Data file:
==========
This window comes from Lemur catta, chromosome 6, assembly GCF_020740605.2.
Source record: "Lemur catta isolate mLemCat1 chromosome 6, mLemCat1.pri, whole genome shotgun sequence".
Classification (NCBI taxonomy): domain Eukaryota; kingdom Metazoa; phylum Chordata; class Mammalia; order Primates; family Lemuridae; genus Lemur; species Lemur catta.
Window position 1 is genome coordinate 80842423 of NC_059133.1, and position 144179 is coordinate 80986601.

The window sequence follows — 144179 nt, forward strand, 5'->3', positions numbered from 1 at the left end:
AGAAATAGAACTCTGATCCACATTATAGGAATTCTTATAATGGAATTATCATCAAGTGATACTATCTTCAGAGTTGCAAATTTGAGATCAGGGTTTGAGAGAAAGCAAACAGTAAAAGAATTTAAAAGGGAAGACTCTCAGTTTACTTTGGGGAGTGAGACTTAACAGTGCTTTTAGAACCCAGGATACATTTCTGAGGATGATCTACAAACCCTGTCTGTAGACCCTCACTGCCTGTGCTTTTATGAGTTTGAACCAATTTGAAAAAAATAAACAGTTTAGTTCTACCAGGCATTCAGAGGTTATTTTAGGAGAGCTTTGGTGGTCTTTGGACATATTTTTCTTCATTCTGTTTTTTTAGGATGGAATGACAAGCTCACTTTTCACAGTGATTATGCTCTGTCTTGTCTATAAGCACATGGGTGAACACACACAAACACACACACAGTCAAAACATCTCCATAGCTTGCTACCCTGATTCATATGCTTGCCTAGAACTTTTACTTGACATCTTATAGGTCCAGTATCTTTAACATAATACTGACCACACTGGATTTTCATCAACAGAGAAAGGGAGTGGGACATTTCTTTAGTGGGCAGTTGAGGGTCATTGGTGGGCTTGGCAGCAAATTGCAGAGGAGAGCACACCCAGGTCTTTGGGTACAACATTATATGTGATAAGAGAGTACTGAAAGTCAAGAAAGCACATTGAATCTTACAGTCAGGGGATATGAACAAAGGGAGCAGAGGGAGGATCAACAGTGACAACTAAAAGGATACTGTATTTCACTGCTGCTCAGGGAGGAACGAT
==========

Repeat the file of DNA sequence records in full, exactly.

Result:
This window comes from Lemur catta, chromosome 6, assembly GCF_020740605.2.
Source record: "Lemur catta isolate mLemCat1 chromosome 6, mLemCat1.pri, whole genome shotgun sequence".
Classification (NCBI taxonomy): domain Eukaryota; kingdom Metazoa; phylum Chordata; class Mammalia; order Primates; family Lemuridae; genus Lemur; species Lemur catta.
Window position 1 is genome coordinate 80842423 of NC_059133.1, and position 144179 is coordinate 80986601.

The window sequence follows — 144179 nt, forward strand, 5'->3', positions numbered from 1 at the left end:
AGAAATAGAACTCTGATCCACATTATAGGAATTCTTATAATGGAATTATCATCAAGTGATACTATCTTCAGAGTTGCAAATTTGAGATCAGGGTTTGAGAGAAAGCAAACAGTAAAAGAATTTAAAAGGGAAGACTCTCAGTTTACTTTGGGGAGTGAGACTTAACAGTGCTTTTAGAACCCAGGATACATTTCTGAGGATGATCTACAAACCCTGTCTGTAGACCCTCACTGCCTGTGCTTTTATGAGTTTGAACCAATTTGAAAAAAATAAACAGTTTAGTTCTACCAGGCATTCAGAGGTTATTTTAGGAGAGCTTTGGTGGTCTTTGGACATATTTTTCTTCATTCTGTTTTTTTAGGATGGAATGACAAGCTCACTTTTCACAGTGATTATGCTCTGTCTTGTCTATAAGCACATGGGTGAACACACACAAACACACACACAGTCAAAACATCTCCATAGCTTGCTACCCTGATTCATATGCTTGCCTAGAACTTTTACTTGACATCTTATAGGTCCAGTATCTTTAACATAATACTGACCACACTGGATTTTCATCAACAGAGAAAGGGAGTGGGACATTTCTTTAGTGGGCAGTTGAGGGTCATTGGTGGGCTTGGCAGCAAATTGCAGAGGAGAGCACACCCAGGTCTTTGGGTACAACATTATATGTGATAAGAGAGTACTGAAAGTCAAGAAAGCACATTGAATCTTACAGTCAGGGGATATGAACAAAGGGAGCAGAGGGAGGATCAACAGTGACAACTAAAAGGATACTGTATTTCACTGCTGCTCAGGGAGGAACGAT